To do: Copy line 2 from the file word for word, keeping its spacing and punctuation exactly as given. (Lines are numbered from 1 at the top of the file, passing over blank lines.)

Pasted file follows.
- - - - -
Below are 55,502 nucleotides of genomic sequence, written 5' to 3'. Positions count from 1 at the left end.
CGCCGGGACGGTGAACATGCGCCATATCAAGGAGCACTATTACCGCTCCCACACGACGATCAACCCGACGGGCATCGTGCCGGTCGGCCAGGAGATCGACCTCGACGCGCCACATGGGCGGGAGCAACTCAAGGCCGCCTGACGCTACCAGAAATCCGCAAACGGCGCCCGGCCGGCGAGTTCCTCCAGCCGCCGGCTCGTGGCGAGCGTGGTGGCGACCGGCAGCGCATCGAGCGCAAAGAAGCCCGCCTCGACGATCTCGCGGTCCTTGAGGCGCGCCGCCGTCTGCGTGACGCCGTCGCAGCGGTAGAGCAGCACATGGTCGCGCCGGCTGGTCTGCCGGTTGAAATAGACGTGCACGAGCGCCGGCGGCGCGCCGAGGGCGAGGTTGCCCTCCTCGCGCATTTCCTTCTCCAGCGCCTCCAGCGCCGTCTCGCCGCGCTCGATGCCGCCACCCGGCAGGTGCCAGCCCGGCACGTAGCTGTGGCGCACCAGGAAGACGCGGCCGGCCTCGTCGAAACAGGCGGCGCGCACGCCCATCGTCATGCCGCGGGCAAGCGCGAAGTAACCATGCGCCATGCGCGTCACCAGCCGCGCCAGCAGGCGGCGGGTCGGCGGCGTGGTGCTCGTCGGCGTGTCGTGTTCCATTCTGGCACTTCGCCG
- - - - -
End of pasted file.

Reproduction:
CGCCGGGACGGTGAACATGCGCCATATCAAGGAGCACTATTACCGCTCCCACACGACGATCAACCCGACGGGCATCGTGCCGGTCGGCCAGGAGATCGACCTCGACGCGCCACATGGGCGGGAGCAACTCAAGGCCGCCTGACGCTACCAGAAATCCGCAAACGGCGCCCGGCCGGCGAGTTCCTCCAGCCGCCGGCTCGTGGCGAGCGTGGTGGCGACCGGCAGCGCATCGAGCGCAAAGAAGCCCGCCTCGACGATCTCGCGGTCCTTGAGGCGCGCCGCCGTCTGCGTGACGCCGTCGCAGCGGTAGAGCAGCACATGGTCGCGCCGGCTGGTCTGCCGGTTGAAATAGACGTGCACGAGCGCCGGCGGCGCGCCGAGGGCGAGGTTGCCCTCCTCGCGCATTTCCTTCTCCAGCGCCTCCAGCGCCGTCTCGCCGCGCTCGATGCCGCCACCCGGCAGGTGCCAGCCCGGCACGTAGCTGTGGCGCACCAGGAAGACGCGGCCGGCCTCGTCGAAACAGGCGGCGCGCACGCCCATCGTCATGCCGCGGGCAAGCGCGAAGTAACCATGCGCCATGCGCGTCACCAGCCGCGCCAGCAGGCGGCGGGTCGGCGGCGTGGTGCTCGTCGGCGTGTCGTGTTCCATTCTGGCACTTCGCCG